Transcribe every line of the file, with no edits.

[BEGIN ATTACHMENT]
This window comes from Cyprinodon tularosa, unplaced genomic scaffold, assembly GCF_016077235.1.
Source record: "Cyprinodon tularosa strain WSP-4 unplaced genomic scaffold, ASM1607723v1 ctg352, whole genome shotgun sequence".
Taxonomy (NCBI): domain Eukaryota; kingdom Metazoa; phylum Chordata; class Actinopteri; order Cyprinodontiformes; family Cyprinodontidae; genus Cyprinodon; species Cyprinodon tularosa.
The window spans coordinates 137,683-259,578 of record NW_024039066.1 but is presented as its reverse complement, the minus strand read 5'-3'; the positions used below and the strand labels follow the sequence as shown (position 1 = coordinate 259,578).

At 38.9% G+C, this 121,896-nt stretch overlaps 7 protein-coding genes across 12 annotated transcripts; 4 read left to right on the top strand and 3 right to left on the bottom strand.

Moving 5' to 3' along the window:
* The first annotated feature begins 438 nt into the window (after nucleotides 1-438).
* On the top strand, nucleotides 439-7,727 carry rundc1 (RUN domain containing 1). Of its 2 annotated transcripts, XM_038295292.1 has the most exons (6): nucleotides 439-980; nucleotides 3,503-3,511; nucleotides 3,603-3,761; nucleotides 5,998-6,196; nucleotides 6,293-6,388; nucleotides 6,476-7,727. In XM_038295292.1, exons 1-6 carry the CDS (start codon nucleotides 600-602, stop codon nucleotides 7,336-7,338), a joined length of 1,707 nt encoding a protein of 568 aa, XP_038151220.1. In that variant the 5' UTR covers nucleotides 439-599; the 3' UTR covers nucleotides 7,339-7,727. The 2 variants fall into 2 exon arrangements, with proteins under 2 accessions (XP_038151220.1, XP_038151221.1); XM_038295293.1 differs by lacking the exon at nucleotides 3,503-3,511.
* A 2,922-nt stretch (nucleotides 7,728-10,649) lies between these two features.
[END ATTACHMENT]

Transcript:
This window comes from Cyprinodon tularosa, unplaced genomic scaffold, assembly GCF_016077235.1.
Source record: "Cyprinodon tularosa strain WSP-4 unplaced genomic scaffold, ASM1607723v1 ctg352, whole genome shotgun sequence".
Taxonomy (NCBI): domain Eukaryota; kingdom Metazoa; phylum Chordata; class Actinopteri; order Cyprinodontiformes; family Cyprinodontidae; genus Cyprinodon; species Cyprinodon tularosa.
The window spans coordinates 137,683-259,578 of record NW_024039066.1 but is presented as its reverse complement, the minus strand read 5'-3'; the positions used below and the strand labels follow the sequence as shown (position 1 = coordinate 259,578).

At 38.9% G+C, this 121,896-nt stretch overlaps 7 protein-coding genes across 12 annotated transcripts; 4 read left to right on the top strand and 3 right to left on the bottom strand.

Moving 5' to 3' along the window:
* The first annotated feature begins 438 nt into the window (after nucleotides 1-438).
* On the top strand, nucleotides 439-7,727 carry rundc1 (RUN domain containing 1). Of its 2 annotated transcripts, XM_038295292.1 has the most exons (6): nucleotides 439-980; nucleotides 3,503-3,511; nucleotides 3,603-3,761; nucleotides 5,998-6,196; nucleotides 6,293-6,388; nucleotides 6,476-7,727. In XM_038295292.1, exons 1-6 carry the CDS (start codon nucleotides 600-602, stop codon nucleotides 7,336-7,338), a joined length of 1,707 nt encoding a protein of 568 aa, XP_038151220.1. In that variant the 5' UTR covers nucleotides 439-599; the 3' UTR covers nucleotides 7,339-7,727. The 2 variants fall into 2 exon arrangements, with proteins under 2 accessions (XP_038151220.1, XP_038151221.1); XM_038295293.1 differs by lacking the exon at nucleotides 3,503-3,511.
* A 2,922-nt stretch (nucleotides 7,728-10,649) lies between these two features.